Designing for Xbox and TV

Design your Windows app so that it looks good and functions well on Xbox One and television screens.

See Gamepad and remote control interactions for guidance on interaction experiences in UWP applications in the 10-foot experience.


The Universal Windows Platform lets you create delightful experiences across multiple Windows devices. Most of the functionality provided by the UWP framework enables apps to use the same user interface (UI) across these devices, without additional work. However, tailoring and optimizing your app to work great on Xbox One and TV screens requires special considerations.

The experience of sitting on your couch across the room, using a gamepad or remote to interact with your TV, is called the 10-foot experience. It is so named because the user is generally sitting approximately 10 feet away from the screen. This provides unique challenges that aren't present in, say, the 2-foot experience, or interacting with a PC. If you are developing an app for Xbox One or any other device that outputs to the TV screen and uses a controller for input, you should always keep this in mind.

Not all of the steps in this article are required to make your app work well for 10-foot experiences, but understanding them and making the appropriate decisions for your app will result in a better 10-foot experience tailored for your app's specific needs. As you bring your app to life in the 10-foot environment, consider the following design principles.


Designing for the 10-foot environment presents a unique set of challenges. Resolution and viewing distance can make it difficult for people to process too much information. Try to keep your design clean, reduced to the simplest possible components. The amount of information displayed on a TV should be comparable to what you'd see on a mobile phone, rather than on a desktop.

Xbox One home screen


UWP apps in the 10-foot environment should be intuitive and easy to use. Make the focus clear and unmistakable. Arrange content so that movement across the space is consistent and predictable. Give people the shortest path to what they want to do.

Xbox One Movies app

All movies shown in the screenshot are available on Microsoft Movies & TV.


The most immersive, cinematic experiences take place on the big screen. Edge-to-edge scenery, elegant motion, and vibrant use of color and typography take your apps to the next level. Be bold and beautiful.

Xbox One Avatar app

Optimizations for the 10-foot experience

Now that you know the principles of good UWP app design for the 10-foot experience, read through the following overview of the specific ways you can optimize your app and make for a great user experience.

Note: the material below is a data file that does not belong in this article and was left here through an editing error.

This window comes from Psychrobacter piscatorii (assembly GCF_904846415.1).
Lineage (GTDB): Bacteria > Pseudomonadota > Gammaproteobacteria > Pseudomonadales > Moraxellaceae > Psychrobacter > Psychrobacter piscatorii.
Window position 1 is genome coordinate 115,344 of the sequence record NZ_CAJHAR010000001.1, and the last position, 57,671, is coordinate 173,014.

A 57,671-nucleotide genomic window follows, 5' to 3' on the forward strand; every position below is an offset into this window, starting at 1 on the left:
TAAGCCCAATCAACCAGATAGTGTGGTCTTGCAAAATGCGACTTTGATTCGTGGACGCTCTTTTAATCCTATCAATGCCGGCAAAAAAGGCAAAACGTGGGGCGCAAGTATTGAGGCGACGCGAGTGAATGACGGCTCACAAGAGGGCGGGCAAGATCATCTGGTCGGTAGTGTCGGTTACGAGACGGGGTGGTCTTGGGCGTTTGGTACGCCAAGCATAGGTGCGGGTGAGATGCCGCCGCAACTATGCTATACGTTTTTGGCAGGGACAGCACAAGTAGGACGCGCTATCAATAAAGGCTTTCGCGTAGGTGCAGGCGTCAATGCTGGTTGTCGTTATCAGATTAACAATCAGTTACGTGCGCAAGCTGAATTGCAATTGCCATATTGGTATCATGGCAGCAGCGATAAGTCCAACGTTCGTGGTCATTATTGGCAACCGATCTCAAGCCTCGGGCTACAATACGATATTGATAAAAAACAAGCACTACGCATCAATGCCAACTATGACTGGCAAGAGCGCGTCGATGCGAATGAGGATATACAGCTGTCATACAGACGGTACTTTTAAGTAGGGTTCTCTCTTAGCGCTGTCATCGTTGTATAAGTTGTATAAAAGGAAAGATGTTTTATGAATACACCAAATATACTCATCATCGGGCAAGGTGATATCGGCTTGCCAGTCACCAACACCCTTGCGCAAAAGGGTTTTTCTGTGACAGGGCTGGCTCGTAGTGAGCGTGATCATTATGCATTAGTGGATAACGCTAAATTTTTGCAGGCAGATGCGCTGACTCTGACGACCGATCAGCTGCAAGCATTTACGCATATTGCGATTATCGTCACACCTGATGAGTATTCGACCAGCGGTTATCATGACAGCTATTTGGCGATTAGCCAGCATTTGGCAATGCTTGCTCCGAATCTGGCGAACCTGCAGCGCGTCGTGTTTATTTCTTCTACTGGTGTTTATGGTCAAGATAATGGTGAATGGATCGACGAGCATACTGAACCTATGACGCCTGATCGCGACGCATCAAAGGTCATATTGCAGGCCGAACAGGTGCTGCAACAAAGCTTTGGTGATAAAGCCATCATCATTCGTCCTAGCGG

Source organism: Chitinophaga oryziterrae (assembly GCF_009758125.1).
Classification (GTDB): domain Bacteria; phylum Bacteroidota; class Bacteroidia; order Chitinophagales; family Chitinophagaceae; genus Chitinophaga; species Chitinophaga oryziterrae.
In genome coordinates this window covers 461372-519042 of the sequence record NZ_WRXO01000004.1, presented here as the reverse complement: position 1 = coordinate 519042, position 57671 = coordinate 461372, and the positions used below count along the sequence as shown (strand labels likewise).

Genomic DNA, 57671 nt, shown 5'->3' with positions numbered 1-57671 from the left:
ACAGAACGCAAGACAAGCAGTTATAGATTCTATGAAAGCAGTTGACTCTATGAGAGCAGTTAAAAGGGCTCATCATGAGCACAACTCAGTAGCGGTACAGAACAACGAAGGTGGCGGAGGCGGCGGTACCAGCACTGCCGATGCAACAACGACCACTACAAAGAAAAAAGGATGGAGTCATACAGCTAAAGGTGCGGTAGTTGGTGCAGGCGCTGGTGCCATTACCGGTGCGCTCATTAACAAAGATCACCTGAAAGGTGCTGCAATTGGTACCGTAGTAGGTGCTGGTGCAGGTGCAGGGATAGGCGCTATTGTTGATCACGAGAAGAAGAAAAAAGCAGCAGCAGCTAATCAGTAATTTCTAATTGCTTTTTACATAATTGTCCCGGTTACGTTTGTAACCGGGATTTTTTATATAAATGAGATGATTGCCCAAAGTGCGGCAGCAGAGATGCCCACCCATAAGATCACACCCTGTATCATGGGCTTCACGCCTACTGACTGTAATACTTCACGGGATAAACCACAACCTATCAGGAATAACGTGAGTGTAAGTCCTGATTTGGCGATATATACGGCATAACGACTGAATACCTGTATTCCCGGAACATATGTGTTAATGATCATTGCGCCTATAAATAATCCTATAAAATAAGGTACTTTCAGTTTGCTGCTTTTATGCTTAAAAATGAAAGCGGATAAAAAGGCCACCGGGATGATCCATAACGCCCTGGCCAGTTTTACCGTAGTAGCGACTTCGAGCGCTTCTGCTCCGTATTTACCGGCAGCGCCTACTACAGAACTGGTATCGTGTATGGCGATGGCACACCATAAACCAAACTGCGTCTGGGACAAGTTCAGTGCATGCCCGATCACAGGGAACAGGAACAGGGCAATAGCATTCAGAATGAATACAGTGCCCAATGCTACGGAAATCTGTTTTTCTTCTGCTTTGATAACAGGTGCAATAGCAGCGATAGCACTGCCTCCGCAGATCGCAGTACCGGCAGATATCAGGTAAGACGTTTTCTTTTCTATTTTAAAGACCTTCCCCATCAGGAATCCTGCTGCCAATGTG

Feature Description
UI element sizing The Universal Windows Platform uses scaling and effective pixels to scale the UI according to the viewing distance. Understanding sizing and applying it across your UI will help optimize your app for the 10-foot environment.
TV-safe area The UWP will automatically avoid displaying any UI in TV-unsafe areas (areas close to the edges of the screen) by default. However, this creates a "boxed-in" effect in which the UI looks letterboxed. For your app to be truly immersive on TV, you will want to modify it so that it extends to the edges of the screen on TVs that support it.
Colors The UWP supports color themes, and an app that respects the system theme will default to dark on Xbox One. If your app has a specific color theme, you should consider that some colors don't work well for TV and should be avoided.
Sound Sounds play a key role in the 10-foot experience, helping to immerse and give feedback to the user. The UWP provides functionality that automatically turns on sounds for common controls when the app is running on Xbox One. Find out more about the sound support built into the UWP and learn how to take advantage of it.
Guidelines for UI controls There are several UI controls that work well across multiple devices, but have certain considerations when used on TV. Read about some best practices for using these controls when designing for the 10-foot experience.
Custom visual state trigger for Xbox To tailor your UWP app for the 10-foot experience, we recommend that you use a custom visual state trigger to make layout changes when the app detects that it has been launched on an Xbox console.

In addition to the preceding design and layout considerations, there are a number of gamepad and remote control interaction optimizations you should consider when building your app.